Wednesday, March 14, 2012

WALKING IN THE FUTURE


If the movies have taught us anything, it’s that in a post-apocalyptic future there will be a lot of walking.  Admittedly, there will be a certain amount of driving around in very cool vehicles, but mostly it’ll be striding along, gun in hand, ready to kill or be killed. And it seems that very few of us will be dressed appropriately. 

There will, of course, be a lot of desert in this future.  If you’re going to make a post-apocalyptic movie, the desert is often the location of choice.  It’s pre-ruined in a way that, say, the Palace of Versailles isn’t.  And you’ve got to imagine it’ll be pretty hot in this desert of the future, but that won’t stop a lot of people from wearing a lot of leather.


You might argue that a Terminator can get away with it because he’s a cyborg and doesn’t feel the heat in the same way that real humans feel.


On the other hand, Mad Max is clearly feeling it in this picture, though you have to wonder if simply pulling one arm off your leather suit is really going to be enough to cool you down much.


If you’re Linda Hamilton you’ll wear an elegant little tank top, showing off your gym-toned arms, but this simply creates a different problem: she’s running a terrible risk of sunburn.  And if you reckon that in general women of the future will wear be wearing less than the men, you're probably right.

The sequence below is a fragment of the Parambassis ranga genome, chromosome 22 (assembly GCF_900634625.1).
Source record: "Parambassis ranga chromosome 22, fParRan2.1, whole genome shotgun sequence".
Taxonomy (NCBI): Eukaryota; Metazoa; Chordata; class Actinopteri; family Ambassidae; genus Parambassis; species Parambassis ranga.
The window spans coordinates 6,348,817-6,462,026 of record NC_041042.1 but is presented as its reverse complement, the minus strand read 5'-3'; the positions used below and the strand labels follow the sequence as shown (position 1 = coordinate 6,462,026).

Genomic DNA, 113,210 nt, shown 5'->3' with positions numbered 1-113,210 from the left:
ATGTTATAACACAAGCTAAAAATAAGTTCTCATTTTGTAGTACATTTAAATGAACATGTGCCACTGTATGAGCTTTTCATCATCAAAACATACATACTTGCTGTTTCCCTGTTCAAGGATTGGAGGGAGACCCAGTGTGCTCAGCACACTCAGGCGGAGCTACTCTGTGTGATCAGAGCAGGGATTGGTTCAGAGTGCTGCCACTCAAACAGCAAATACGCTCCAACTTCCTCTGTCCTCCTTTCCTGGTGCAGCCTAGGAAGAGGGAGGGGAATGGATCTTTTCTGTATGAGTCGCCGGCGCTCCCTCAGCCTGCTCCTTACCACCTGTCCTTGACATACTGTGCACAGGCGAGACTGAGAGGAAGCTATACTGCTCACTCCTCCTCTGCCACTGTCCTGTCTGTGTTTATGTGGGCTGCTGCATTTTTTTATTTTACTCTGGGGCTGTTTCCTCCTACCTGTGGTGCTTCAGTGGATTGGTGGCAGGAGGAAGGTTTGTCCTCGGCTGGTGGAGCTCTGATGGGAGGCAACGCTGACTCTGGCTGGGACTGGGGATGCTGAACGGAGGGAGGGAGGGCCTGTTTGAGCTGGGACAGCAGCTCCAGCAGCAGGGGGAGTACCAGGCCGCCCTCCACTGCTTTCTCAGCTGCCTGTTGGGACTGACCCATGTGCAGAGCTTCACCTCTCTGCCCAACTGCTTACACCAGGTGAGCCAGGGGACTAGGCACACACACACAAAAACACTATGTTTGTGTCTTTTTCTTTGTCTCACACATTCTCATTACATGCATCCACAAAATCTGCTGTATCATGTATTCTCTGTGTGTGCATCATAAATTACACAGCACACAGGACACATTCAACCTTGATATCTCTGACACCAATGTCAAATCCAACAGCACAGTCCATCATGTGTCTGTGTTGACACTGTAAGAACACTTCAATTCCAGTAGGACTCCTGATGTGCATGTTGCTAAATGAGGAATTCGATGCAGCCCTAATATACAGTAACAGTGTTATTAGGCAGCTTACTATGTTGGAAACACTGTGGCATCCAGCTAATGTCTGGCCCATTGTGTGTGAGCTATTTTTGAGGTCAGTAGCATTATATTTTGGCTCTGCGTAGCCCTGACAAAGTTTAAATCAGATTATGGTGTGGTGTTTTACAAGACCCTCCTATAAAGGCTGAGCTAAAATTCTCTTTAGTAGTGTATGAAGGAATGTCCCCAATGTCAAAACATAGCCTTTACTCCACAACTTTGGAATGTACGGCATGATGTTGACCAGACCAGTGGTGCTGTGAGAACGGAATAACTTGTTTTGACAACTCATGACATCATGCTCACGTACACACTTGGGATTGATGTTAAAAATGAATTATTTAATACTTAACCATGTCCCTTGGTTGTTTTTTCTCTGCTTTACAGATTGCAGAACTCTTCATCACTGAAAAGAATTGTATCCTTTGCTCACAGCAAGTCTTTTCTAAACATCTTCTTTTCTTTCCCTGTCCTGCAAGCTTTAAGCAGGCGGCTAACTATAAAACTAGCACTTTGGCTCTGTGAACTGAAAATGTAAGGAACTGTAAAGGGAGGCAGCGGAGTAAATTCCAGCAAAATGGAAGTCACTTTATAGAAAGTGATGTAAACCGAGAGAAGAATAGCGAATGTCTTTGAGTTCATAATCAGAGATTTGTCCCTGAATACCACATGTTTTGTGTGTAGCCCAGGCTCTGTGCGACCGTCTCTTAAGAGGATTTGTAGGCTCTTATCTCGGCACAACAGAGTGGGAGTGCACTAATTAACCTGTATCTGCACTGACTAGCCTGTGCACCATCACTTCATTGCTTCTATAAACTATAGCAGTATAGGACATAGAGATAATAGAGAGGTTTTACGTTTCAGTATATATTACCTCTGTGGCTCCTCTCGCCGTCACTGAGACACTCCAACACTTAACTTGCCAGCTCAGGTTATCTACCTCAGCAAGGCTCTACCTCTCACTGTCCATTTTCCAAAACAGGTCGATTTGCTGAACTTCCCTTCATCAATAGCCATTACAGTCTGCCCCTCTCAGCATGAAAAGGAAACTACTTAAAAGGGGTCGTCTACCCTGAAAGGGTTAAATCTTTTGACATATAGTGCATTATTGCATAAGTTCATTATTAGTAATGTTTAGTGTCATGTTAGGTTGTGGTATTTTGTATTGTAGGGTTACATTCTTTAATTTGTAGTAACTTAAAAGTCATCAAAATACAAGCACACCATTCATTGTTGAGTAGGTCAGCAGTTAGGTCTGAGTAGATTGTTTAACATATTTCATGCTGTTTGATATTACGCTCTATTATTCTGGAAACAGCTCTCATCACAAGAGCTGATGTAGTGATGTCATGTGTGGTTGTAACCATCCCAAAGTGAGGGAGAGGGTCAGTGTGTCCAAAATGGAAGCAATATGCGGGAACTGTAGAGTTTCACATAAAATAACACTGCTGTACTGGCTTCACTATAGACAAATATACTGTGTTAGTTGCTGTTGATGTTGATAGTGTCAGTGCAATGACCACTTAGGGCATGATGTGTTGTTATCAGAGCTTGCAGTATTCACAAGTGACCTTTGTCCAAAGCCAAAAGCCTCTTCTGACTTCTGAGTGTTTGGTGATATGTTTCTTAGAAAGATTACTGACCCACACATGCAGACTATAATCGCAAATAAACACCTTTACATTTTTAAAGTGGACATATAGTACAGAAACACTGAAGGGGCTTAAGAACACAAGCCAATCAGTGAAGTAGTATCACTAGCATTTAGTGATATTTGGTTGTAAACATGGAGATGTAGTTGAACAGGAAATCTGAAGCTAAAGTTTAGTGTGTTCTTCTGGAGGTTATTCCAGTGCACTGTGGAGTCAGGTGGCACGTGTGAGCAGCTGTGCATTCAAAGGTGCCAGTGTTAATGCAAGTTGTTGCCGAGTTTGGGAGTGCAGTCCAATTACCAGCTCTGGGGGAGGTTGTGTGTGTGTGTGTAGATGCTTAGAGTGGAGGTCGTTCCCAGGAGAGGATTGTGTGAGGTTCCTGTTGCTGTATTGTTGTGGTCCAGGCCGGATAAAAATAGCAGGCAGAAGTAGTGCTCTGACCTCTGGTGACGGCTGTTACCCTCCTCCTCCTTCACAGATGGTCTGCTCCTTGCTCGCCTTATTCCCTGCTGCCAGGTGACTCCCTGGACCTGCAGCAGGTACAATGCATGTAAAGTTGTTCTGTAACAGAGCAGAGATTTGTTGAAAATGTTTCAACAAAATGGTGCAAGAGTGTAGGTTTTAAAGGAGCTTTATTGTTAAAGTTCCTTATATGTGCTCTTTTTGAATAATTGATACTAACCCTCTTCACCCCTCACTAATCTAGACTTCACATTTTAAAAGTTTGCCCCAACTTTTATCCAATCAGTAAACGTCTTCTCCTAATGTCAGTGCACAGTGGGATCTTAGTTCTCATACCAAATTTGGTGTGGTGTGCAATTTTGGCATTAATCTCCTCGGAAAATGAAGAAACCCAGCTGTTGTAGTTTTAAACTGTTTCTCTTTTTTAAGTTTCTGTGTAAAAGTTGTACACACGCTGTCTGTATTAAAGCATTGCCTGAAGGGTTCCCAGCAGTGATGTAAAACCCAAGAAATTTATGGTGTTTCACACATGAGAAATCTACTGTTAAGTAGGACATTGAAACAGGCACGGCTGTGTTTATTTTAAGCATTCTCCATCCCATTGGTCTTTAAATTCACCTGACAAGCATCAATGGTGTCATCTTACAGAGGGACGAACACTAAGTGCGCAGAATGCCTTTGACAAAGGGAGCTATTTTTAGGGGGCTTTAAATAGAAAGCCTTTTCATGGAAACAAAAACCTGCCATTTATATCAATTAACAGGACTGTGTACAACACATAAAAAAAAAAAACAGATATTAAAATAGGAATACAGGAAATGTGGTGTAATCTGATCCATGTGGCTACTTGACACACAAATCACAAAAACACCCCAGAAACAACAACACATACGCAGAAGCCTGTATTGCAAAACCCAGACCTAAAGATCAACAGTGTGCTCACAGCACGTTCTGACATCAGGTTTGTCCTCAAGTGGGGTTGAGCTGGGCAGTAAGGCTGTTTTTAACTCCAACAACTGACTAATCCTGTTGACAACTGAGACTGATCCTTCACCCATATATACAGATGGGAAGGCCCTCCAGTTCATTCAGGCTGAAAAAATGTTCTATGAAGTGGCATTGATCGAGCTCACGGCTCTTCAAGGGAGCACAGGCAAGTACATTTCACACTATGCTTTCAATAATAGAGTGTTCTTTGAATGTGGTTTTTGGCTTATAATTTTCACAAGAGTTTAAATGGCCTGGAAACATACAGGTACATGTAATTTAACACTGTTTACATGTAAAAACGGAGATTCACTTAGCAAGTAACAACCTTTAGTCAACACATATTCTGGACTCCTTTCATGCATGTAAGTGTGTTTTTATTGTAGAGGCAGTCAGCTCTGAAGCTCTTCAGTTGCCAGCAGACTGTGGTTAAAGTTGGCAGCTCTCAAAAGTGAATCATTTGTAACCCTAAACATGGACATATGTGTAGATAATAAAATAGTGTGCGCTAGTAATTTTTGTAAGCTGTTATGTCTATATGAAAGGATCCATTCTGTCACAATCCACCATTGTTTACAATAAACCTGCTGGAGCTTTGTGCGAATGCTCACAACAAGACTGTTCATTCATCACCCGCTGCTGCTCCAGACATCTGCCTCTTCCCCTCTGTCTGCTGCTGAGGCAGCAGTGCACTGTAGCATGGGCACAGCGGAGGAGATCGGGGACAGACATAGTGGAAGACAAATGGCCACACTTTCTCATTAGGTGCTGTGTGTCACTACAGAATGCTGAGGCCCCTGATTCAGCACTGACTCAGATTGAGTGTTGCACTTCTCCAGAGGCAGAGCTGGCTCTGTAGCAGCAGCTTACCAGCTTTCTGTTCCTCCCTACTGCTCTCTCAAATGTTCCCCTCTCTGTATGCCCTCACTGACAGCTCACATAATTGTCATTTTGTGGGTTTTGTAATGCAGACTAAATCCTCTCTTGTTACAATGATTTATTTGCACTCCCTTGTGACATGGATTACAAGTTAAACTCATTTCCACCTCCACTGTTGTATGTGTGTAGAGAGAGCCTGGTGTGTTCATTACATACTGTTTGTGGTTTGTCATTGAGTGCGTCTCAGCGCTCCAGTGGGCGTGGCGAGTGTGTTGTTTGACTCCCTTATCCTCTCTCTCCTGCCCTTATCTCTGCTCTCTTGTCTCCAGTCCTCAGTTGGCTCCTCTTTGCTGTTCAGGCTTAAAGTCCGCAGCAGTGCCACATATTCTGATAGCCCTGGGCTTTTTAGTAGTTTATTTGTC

Milla Jovovich certainly looks well wrapped up in some respects in Resident Evil: Extinction but not so much that she can't show her stocking tops and thighs.


I’m not sure exactly what these boys from Star Trek are wearing in the episode “Desert Crossing.” It's not leather obviously: could it be polyester?   Clearly they’re sweating like SOBs.  Later in the episode they do strip down, though they don’t actually look much less sweaty or any more comfortable as a result.


And do spare a thought for poor Kyle MacLachlan in Dune.  Well yes, there are reasons to feel sorry all for the actors in that movie, but in the picture below it looks as though his sweat problem is so bad that nobody will come anywhere near him.  Wouldn’t he be much happier in a simple safari suit?


Finally (and I know you could go on about this stuff forever) we come to the movie of The Road.  Now that is one bleak future you’ve got yourself there, but it’s not the desert.  Instead, it’s a cold, grey, polluted world where the sun never shines, and walking is a grim and potentially lethal business.  But say what you like, father and son are certainly dressed for it.